Russian economic woes affect Global Ports’ volumes

Russian economic woes affect Global Ports’ volumes
Volumes fell at Global Ports' Petrolesport (PLP) terminal in St Petersburg

Russia’s largest container terminal operator, Global Ports, suffered a difficult 2014, beset by the country’s economic problems, as per its latest results.

Gross container throughput declined 4.3% year-on-year to 2.66m teu, down from 2.77m teu in 2013, mainly due to falling volumes at its St Petersburg terminals.

Petrolesport (PLP) handled 658,000 teu, a decrease of 7.5% compared to 711,000 teu in 2013 while First Container Terminal (FCT) saw volumes tumble 13.2% from 1.1m teu in 2013 to 941,000 teu last year.

However, volumes at Ust Luga Container Terminal (ULCT) jumped by 68.1% to 104,000 teu and containerised cargo handled in the company’s Finnish ports segment rose by 12.2% to 251,000 teu.

In a conference call with analysts, Global Ports’ chief commercial officer, Roy Cummins, said: “The outlook is uncertain. We have seen a sharp decline in the rouble exchange rate and an increase in [the Russian] interest rate. Both of those things clearly have impacted containerised imports and consumer sentiment.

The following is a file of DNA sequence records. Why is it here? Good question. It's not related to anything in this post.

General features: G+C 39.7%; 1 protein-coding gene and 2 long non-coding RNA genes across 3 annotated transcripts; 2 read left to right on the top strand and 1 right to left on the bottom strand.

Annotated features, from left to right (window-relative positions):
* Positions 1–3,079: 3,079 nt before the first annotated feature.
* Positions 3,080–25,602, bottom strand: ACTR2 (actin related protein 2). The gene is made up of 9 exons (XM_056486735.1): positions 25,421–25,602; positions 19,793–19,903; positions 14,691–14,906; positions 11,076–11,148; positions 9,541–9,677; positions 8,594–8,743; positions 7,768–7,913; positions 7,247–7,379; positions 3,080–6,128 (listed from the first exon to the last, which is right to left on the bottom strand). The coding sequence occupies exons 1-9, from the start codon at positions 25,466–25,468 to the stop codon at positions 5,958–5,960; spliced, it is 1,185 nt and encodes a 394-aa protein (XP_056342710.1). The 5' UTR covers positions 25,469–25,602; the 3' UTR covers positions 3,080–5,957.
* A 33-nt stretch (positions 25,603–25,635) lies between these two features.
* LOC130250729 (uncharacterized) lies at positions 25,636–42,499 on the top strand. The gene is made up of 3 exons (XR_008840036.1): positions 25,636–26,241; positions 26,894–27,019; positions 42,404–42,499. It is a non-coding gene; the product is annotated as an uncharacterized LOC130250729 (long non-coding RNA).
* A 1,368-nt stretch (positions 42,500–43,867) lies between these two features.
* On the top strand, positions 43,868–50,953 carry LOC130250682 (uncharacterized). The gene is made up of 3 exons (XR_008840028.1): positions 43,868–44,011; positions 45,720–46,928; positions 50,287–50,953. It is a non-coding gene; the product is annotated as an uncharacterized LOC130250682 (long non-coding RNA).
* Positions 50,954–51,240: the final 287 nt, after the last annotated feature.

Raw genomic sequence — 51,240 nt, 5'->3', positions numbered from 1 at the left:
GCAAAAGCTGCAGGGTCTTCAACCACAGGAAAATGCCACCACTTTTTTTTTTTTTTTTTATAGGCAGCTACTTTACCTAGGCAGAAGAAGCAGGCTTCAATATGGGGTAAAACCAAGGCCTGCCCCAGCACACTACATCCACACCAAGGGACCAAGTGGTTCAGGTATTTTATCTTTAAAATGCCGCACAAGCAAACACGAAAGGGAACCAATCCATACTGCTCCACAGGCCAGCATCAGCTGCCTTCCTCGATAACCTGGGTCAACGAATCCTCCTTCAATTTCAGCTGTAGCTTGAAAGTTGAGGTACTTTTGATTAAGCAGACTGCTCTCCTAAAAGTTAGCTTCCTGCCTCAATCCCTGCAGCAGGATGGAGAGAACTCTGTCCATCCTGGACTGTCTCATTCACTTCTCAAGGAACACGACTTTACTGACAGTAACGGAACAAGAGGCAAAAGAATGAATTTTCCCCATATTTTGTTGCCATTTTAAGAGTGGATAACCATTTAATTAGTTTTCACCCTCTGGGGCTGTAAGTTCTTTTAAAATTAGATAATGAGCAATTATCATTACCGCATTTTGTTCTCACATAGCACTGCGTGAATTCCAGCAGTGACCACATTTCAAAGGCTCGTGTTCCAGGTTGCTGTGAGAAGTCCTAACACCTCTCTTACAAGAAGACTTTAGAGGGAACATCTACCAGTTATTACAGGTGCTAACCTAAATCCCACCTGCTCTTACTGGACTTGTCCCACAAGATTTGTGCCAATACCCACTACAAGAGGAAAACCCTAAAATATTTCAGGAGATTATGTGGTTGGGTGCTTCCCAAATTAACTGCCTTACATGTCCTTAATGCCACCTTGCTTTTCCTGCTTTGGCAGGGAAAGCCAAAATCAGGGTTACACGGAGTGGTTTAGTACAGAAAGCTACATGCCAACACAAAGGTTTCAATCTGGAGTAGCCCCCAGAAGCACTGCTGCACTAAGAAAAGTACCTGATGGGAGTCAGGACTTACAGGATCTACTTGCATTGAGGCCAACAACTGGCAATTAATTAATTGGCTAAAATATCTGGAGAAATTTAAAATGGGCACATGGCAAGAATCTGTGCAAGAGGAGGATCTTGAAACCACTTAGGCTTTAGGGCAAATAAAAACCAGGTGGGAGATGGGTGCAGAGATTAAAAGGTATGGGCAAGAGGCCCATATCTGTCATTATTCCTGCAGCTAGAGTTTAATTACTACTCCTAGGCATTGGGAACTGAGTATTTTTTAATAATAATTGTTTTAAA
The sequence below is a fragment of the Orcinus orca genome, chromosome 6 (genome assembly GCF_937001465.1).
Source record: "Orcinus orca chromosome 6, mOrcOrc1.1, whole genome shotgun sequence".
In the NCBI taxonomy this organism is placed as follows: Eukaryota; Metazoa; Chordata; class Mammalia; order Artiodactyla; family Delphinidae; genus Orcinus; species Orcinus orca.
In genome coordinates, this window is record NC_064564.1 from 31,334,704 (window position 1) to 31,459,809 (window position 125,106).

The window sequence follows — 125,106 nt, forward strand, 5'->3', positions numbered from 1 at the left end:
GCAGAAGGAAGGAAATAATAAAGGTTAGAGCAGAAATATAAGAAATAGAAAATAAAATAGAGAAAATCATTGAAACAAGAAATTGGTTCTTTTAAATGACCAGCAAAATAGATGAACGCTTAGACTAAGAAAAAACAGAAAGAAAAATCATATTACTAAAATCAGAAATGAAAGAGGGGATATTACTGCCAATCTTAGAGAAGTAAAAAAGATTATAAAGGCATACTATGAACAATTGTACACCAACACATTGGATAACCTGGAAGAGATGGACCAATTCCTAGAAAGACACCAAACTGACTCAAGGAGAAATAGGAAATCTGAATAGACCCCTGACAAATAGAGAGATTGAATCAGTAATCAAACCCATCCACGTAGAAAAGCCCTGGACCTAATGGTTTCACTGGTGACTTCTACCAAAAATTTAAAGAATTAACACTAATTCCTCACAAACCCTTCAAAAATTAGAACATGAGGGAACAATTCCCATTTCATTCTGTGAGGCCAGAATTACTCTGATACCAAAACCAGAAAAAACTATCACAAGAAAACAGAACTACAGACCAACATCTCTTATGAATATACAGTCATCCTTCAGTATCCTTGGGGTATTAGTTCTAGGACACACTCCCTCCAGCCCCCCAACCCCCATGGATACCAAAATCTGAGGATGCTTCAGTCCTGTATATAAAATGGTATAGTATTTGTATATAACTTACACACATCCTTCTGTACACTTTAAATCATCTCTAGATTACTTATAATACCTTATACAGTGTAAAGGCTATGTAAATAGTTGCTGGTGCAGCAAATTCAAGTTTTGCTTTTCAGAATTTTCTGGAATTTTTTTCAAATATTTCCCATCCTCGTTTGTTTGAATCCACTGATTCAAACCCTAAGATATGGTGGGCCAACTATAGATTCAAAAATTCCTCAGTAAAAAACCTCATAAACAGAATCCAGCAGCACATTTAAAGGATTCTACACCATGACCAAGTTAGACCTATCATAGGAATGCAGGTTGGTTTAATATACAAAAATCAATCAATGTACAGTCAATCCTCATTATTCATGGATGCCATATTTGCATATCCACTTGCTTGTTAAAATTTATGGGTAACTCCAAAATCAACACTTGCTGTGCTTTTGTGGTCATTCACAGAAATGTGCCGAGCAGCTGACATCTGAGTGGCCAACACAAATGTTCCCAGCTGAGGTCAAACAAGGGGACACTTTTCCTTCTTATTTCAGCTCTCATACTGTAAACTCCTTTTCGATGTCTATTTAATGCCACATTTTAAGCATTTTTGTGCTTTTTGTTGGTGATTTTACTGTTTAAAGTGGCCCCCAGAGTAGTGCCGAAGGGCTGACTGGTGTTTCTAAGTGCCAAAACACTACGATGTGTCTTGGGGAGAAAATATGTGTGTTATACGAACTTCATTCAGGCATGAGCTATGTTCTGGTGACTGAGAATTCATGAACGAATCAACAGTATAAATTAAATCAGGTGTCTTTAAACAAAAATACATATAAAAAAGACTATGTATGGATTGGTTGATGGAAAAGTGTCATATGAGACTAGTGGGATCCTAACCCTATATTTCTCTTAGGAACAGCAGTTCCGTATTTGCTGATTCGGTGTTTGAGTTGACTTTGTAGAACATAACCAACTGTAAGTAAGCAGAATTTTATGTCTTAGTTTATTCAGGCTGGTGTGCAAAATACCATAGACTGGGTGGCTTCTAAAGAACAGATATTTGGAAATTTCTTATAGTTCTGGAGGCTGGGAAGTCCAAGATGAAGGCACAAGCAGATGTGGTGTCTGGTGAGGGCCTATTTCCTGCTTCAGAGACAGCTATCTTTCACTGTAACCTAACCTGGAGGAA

He added: “In January and February container volumes in Russia saw a sharp decline in the order of 23% down year-on-year. It is likely that that level of performance will continue through the first quarter and into the early second quarter.”

Revenue last year was 4.5% lower than in 2013 at $562.4 m due to lower throughput in both container and bulk cargo which was partially offset by growth of 3.5% in revenue per teu to $212m per teu.

This happened because Global Ports prioritised pricing discipline above market share according to Cummins.

The company made a net loss of $193.1m following a $114m net profit in 2013, with the blame partly attributed to the rouble’s 41% depreciation against the US dollar last year.

According to Global Ports, US dollar denominated borrowings in the group’s subsidiaries were hit by the rouble’s devaluation, creating a non-cash net foreign exchange loss of $418.5m and an increase in the net finance cost.